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Open Access Publications from the University of California

An improved strategy to detect carbon dioxide leakage for verification of geologic carbon sequestration

  • Author(s): Lewicki, Jennifer L.
  • Hilley, George E.
  • Oldenburg, Curtis M.
  • et al.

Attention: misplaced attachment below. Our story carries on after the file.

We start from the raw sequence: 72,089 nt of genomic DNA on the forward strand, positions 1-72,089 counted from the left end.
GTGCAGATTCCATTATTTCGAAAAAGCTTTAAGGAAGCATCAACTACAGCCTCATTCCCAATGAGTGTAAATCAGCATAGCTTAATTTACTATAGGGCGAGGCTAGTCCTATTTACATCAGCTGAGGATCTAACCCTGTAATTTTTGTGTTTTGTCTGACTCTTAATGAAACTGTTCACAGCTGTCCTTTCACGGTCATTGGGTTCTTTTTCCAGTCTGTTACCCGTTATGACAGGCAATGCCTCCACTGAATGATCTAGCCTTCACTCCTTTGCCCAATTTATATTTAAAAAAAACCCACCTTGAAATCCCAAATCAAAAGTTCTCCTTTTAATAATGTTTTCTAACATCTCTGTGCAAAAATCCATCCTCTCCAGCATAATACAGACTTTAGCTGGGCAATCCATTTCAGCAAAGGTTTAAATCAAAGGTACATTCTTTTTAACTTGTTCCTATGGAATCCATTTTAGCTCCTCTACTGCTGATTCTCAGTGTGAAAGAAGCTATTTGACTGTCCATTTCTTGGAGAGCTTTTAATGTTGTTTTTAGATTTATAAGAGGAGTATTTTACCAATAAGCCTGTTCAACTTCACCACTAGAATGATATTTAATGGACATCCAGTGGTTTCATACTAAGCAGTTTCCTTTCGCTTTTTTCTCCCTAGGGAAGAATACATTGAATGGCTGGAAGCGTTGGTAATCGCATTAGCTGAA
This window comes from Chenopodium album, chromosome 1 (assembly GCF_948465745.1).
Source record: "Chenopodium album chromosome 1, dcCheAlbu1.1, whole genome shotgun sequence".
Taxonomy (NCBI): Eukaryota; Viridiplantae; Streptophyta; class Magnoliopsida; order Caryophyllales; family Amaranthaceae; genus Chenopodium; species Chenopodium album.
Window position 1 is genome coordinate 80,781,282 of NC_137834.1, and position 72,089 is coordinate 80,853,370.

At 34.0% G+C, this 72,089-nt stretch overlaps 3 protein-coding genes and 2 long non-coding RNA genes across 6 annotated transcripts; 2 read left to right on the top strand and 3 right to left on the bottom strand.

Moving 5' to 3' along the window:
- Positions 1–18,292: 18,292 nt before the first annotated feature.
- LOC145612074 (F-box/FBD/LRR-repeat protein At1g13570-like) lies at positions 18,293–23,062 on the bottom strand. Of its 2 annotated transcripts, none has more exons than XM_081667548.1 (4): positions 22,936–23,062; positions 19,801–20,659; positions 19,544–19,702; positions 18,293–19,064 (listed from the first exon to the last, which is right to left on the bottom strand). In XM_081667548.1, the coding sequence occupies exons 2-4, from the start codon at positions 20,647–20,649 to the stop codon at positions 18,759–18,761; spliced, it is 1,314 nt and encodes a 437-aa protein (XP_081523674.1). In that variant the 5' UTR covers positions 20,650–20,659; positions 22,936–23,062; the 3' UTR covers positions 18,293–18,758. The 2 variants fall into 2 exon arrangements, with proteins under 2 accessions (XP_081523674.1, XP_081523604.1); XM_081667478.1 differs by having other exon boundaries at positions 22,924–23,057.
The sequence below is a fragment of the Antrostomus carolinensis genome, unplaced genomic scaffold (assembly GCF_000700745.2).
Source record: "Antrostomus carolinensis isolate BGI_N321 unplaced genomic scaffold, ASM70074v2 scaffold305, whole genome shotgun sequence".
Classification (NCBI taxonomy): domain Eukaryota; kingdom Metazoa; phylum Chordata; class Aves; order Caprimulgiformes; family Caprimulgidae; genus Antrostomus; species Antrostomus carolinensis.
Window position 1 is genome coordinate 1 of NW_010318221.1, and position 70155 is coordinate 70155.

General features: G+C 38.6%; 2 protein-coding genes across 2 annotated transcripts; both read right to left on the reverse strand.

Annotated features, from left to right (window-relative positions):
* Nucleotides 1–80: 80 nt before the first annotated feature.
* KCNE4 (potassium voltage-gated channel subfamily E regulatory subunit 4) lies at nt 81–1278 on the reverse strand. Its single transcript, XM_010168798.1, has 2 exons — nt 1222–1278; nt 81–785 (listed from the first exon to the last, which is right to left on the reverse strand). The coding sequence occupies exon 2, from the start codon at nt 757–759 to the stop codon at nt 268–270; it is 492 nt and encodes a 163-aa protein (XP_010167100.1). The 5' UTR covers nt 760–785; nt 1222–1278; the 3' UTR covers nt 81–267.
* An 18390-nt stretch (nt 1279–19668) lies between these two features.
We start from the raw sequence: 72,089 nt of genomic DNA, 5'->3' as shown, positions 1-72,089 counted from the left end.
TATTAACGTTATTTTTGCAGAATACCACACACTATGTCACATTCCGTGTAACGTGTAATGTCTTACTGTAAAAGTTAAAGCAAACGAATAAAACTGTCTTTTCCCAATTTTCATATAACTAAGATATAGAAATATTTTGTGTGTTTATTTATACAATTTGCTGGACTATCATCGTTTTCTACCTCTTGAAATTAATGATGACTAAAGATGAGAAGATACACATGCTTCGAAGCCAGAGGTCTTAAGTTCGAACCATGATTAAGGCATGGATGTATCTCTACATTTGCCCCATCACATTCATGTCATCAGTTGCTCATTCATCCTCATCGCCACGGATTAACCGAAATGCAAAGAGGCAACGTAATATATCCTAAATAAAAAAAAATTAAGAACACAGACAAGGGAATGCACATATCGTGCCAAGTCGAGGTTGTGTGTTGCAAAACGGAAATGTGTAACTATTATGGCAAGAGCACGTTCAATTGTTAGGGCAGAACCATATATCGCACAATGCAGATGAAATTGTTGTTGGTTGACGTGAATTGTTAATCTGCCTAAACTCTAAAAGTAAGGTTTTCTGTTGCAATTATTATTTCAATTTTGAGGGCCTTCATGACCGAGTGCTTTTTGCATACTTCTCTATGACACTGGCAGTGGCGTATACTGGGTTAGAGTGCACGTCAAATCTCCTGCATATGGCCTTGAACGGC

One strategy to mitigate potential climate change associated with elevated atmospheric CO$_ 2 $ concentrations is the sequestration or storage of anthropogenic CO$_ 2 $ in deep geologic formations. While the purpose of geologic carbon sequestration is to trap CO$_ 2 $ underground, the potential exists for CO$_ 2$ to migrate away from the intended storage site and pass from the subsurface to the atmosphere along permeable pathways such as well bores or faults. Therefore, to ensure the success of geologic carbon sequestration projects, the long-term storage of CO$_ 2 $ must be verified. Although numerous technologies are available to measure near-surface CO$_ 2 $ concentrations and fluxes, storage verification may be challenging due to the large variation in natural background CO$_ 2 $ fluxes and concentrations, within which a potentially small CO$_ 2 $ anomaly will have to be detected. To detect and quantify subtle CO$_ 2 $ leakage signals, we present a strategy that integrates near-surface measurements of CO$_ 2 $ fluxes or concentrations with an algorithm that enhances temporally- and spatially-correlated leakage signals while suppressing random background noise. The algorithm consists of a filter that highlights spatial coherence, and temporal stacking (averaging) that reduces noise from temporally uncorrelated background fluxes. We assess the performance of our strategy using synthetic data sets in which the surface leakage signal is either specified directly or calculated using flow and transport simulations of a variety of leakage source geometries one might expect to be present at sequestration sites. These simulations provide a means of estimating the number of measurements required to detect a potential CO$_ 2 $ leakage signal of given magnitude and area. Our results show that given a rigorous and well-planned field sampling program, subtle CO$_ 2 $ leakage may be detected using the statistical algorithm; however, leakage of very limited spatial extent or exceedingly small magnitude maybe difficult to detect with a reasonable set of monitoring resources.

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